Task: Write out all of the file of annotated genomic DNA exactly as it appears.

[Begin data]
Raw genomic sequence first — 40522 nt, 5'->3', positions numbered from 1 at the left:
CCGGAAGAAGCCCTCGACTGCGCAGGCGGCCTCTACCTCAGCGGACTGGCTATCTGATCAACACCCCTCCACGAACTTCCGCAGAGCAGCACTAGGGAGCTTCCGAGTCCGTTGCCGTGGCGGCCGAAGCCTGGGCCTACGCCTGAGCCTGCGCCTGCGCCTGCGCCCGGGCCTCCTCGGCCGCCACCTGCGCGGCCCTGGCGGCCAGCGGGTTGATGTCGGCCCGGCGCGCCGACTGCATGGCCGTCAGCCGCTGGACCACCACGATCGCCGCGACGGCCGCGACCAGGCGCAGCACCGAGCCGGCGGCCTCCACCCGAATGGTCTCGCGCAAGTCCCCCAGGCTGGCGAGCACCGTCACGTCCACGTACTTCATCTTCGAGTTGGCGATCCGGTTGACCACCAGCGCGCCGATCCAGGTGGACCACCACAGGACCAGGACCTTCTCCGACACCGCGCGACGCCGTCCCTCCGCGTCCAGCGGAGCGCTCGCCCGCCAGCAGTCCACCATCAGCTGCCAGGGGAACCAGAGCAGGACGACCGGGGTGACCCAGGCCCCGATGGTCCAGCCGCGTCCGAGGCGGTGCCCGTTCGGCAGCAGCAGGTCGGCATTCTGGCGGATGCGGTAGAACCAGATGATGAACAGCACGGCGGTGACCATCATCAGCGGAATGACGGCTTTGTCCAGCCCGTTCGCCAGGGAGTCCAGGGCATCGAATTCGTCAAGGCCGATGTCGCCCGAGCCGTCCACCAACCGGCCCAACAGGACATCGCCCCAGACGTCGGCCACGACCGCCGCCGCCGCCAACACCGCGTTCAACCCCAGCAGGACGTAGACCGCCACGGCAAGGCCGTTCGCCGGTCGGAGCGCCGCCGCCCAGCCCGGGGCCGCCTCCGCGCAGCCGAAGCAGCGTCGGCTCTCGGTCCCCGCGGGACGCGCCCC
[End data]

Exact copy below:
Raw genomic sequence first — 40522 nt, 5'->3', positions numbered from 1 at the left:
CCGGAAGAAGCCCTCGACTGCGCAGGCGGCCTCTACCTCAGCGGACTGGCTATCTGATCAACACCCCTCCACGAACTTCCGCAGAGCAGCACTAGGGAGCTTCCGAGTCCGTTGCCGTGGCGGCCGAAGCCTGGGCCTACGCCTGAGCCTGCGCCTGCGCCTGCGCCCGGGCCTCCTCGGCCGCCACCTGCGCGGCCCTGGCGGCCAGCGGGTTGATGTCGGCCCGGCGCGCCGACTGCATGGCCGTCAGCCGCTGGACCACCACGATCGCCGCGACGGCCGCGACCAGGCGCAGCACCGAGCCGGCGGCCTCCACCCGAATGGTCTCGCGCAAGTCCCCCAGGCTGGCGAGCACCGTCACGTCCACGTACTTCATCTTCGAGTTGGCGATCCGGTTGACCACCAGCGCGCCGATCCAGGTGGACCACCACAGGACCAGGACCTTCTCCGACACCGCGCGACGCCGTCCCTCCGCGTCCAGCGGAGCGCTCGCCCGCCAGCAGTCCACCATCAGCTGCCAGGGGAACCAGAGCAGGACGACCGGGGTGACCCAGGCCCCGATGGTCCAGCCGCGTCCGAGGCGGTGCCCGTTCGGCAGCAGCAGGTCGGCATTCTGGCGGATGCGGTAGAACCAGATGATGAACAGCACGGCGGTGACCATCATCAGCGGAATGACGGCTTTGTCCAGCCCGTTCGCCAGGGAGTCCAGGGCATCGAATTCGTCAAGGCCGATGTCGCCCGAGCCGTCCACCAACCGGCCCAACAGGACATCGCCCCAGACGTCGGCCACGACCGCCGCCGCCGCCAACACCGCGTTCAACCCCAGCAGGACGTAGACCGCCACGGCAAGGCCGTTCGCCGGTCGGAGCGCCGCCGCCCAGCCCGGGGCCGCCTCCGCGCAGCCGAAGCAGCGTCGGCTCTCGGTCCCCGCGGGACGCGCCCC